$SL_n(\mathbb Z)$ is generated by elementary matrices. In general let $E_n(R)$ be the subgroup of $SL_n(R)$ generated by elementary matrices. Let's show that if $m\lt n$ and $n\ge 3$ then the only homomorphism $E_n(R)\to GL_m(F)$ is the trivial one, if $F$ is a field. Wlog $F$ is algebraically closed.

Let $T_n(R)\subset E_n(R)$ be the group of strictly upper-triangular matrices. It is generated by elementary matrices $e_{ij}(a)$ where $1\le i\lt j\le n$ and $a\in R$. Let's first show that every homomorphism $h:T_n(R)\to GL_m(R)$ takes $e_{1n}(a)$ to a scalar matrix. This is by induction on $n$. The element $e_{1n}(a)$ is central in $T_n(R)$, so the image of $h$ is contained in the centralizer of $h(e_{1n}(a))$. If $h(e_{1n}(a))$ is not a scalar, then by conjugating we can assume the image of $h$ is contained in $GL_{m_1}(F)\times GL_{m_2}(F)$ for some positive $m_1$ and $m_2$ adding up to $m$. (EDIT: I have changed the next few sentences to correct an error.) Or rather, that the image of $h$ is contained in the subgroup of $GL_m(F)$ preserving $F^{m_1}\times 0\subset F^{m_1}\times F^{m_2}=F^m$. By induction on $n$ the images of $e_{1,n-1}(a)$ under the resulting homomorphisms to $GL_{m_1}(F)$ and $GL_{m_2}(F)$ are central. (To begin the induction, if $n=3$ then $m_1$ and $m_2$ are both $1$ so this step still is OK.) So $h$ takes $T_n(R)$ into some conjugate of $T_m(F)$. Since $n>m$, it follows that $e_{1n}(a)$, being an $(n-1)$-fold commutator in $T_n(R)$, to the identity after all.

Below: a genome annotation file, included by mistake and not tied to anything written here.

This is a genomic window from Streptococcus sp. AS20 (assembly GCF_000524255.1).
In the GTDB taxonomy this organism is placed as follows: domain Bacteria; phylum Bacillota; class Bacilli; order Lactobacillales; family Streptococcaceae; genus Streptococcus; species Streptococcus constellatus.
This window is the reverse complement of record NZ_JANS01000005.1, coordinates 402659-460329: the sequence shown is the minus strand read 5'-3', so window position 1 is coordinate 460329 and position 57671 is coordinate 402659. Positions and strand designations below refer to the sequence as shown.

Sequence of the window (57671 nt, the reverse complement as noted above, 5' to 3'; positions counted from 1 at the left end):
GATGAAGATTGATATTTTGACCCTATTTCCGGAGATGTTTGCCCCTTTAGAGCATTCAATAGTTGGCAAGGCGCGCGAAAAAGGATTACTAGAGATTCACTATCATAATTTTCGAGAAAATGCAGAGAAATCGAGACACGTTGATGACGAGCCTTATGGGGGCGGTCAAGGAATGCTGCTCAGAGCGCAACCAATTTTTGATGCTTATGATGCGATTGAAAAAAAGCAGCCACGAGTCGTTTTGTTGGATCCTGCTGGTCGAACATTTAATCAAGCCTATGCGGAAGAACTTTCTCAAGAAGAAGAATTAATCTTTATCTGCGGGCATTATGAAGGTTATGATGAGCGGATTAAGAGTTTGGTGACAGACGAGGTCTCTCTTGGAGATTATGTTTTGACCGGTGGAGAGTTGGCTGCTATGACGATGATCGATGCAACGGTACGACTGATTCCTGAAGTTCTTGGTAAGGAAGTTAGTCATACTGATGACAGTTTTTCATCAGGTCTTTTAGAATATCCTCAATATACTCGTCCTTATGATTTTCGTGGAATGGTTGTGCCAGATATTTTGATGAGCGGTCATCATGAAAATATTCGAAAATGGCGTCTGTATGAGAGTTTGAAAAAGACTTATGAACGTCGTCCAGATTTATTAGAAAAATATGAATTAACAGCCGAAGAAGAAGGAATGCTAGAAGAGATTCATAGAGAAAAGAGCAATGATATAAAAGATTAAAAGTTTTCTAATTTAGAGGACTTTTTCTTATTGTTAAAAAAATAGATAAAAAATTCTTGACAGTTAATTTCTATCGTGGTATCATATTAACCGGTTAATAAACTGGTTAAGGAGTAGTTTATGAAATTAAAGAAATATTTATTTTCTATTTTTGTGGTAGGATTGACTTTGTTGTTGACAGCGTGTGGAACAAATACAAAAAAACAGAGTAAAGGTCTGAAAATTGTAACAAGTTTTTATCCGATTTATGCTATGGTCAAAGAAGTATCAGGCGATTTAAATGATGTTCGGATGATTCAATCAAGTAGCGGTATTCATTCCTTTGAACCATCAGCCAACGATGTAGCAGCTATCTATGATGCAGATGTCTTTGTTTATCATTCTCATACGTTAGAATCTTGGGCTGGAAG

In particular a homomorphism $E_n(R)\to GL_m(F)$ must take $e_{1n}(a)$ to a scalar matrix. Of course more generally it must take $e_{ij}(a)$ to a scalar matrix. Since $n\ge 3$, we can express $e_{ij}(a)$ as the commutator of $e_{ik}(a)$ and $e_{kj}(1)$, and it follows that $e_{ij}(a)$ goes to the identity.